I stayed at an old friend's communal, or collective, house in Berkeley last night. About 10 people live there in a loose community, including one 4 year old. We shared a delicious moussaka dinner, with a very tasty bechamel sauce, and salad. There are two cottages in the backyard. I was impressed that the 4 year old and everyone but one other person had visited Harbin Hot Springs numerous times. So my friend's housemates are some of the people who visit Harbin. Many of my new friends have gone to the "Rainbow Gathering" and "Burning Man," too.
In a Berkeley graduate class and in Wikipedia, I learned of Gilles Deleuze's contribution to conceiving of virtuality. Here's an excerpt:
"Like Kant and Bergson, Deleuze considers traditional notions of space and time as unifying categories imposed by the subject, that is, he considers them to be forms of identity. Therefore he concludes that pure difference is non-spatio-temporal; it is an idea, what he calls "the virtual". (The coinage refers not to the "virtual reality" of the computer age, but to Proust's definition of the past: "real without being actual, ideal without being abstract.") While Deleuze's virtual ideas superficially resemble Plato's forms and Kant's ideas of pure reason, they are not originals or models, nor do they transcend possible experience; instead they are the conditions of actual experience, the internal difference in itself. "The concept they [the conditions] form is identical to its object." A Deleuzean idea or concept of difference is not a wraith-like abstraction of an experienced thing, it is a real system of differential relations that creates actual spaces, times, and sensations."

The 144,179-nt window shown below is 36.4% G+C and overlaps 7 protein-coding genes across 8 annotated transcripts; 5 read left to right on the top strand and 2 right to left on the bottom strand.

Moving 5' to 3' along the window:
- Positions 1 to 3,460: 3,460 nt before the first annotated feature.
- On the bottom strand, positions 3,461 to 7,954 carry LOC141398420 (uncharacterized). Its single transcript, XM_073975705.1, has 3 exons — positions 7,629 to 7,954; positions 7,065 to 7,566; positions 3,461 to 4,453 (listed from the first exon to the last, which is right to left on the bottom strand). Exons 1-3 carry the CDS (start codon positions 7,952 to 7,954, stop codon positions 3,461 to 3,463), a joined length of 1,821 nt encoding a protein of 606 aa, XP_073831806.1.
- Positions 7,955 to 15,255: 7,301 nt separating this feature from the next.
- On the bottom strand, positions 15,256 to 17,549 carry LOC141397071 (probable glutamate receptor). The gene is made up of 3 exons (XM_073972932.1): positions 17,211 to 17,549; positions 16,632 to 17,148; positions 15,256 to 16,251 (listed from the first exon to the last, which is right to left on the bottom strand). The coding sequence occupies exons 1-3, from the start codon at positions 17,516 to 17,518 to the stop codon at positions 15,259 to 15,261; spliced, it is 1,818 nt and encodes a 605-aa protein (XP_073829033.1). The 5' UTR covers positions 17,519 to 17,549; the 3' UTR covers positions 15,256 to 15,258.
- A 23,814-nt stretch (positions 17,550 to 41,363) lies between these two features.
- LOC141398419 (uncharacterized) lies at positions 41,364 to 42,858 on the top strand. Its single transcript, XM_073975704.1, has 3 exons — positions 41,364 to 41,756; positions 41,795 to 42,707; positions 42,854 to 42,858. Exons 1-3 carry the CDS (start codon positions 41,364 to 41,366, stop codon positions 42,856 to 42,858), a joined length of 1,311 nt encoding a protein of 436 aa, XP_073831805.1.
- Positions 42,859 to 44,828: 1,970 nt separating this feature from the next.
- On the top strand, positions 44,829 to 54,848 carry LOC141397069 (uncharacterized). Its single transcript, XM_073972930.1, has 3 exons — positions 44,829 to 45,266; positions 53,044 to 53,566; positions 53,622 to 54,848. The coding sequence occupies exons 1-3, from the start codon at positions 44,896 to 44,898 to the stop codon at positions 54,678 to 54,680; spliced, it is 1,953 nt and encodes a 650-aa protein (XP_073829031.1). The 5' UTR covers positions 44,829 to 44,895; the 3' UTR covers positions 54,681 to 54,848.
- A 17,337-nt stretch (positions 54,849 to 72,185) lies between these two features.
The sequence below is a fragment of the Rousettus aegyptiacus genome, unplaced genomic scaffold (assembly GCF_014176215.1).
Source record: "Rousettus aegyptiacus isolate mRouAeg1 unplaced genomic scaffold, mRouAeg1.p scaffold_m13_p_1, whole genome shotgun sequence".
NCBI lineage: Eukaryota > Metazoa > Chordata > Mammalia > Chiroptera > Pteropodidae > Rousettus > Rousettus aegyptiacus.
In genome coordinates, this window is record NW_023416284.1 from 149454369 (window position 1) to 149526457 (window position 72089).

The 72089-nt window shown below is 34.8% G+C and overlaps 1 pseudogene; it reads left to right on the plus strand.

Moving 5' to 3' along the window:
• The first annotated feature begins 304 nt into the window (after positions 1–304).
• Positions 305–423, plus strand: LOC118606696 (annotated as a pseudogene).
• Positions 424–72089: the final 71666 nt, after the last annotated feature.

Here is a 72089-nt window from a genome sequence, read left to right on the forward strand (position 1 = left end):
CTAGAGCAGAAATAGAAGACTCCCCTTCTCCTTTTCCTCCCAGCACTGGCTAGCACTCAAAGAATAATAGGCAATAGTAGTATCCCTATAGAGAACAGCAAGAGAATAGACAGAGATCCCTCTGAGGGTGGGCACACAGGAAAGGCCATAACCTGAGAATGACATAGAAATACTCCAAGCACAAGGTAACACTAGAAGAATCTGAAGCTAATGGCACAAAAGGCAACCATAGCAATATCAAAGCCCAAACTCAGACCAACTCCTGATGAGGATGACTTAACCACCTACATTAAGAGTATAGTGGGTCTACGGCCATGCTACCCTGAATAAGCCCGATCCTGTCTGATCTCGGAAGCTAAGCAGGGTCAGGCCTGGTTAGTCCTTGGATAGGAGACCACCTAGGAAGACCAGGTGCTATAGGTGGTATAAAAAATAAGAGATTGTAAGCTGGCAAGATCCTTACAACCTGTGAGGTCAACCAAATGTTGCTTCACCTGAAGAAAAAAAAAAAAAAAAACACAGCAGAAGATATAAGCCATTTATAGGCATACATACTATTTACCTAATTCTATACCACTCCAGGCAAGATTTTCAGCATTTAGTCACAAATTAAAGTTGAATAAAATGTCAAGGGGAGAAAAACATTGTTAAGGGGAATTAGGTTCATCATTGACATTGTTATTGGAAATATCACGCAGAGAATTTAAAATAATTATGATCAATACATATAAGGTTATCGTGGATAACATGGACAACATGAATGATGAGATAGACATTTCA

14 Proust, Le Temps Retrouvé, ch. III: see the fourth line from the bottom of this page, or, in English translation, the thirteenth paragraph here.
15 Desert Islands, p. 36.
16 See "The Method of Dramatization" in Desert Islands, and "Actual and Virtual" in Dialogues.
- Deleuze, Gilles. 1977 (2nd exp. ed. 1996, with Claire Parnet). Dialogues. Trans. Dialogues (1987, 2nd exp. ed. 2002).
- Deleuze, Gilles. 2002. L'île déserte et autres textes. Trans. Desert Islands and Other Texts 1953-1974 (2003).
- Proust, Marcel. Le Temps Retrouvé.
Virtual worlds like Second Life make possible the instantiation of ideas, and, in particular, potentially, these ideas.
Friends, Harbin visitors and virtuality are all water transport systems (xylem) of the Harbin tree.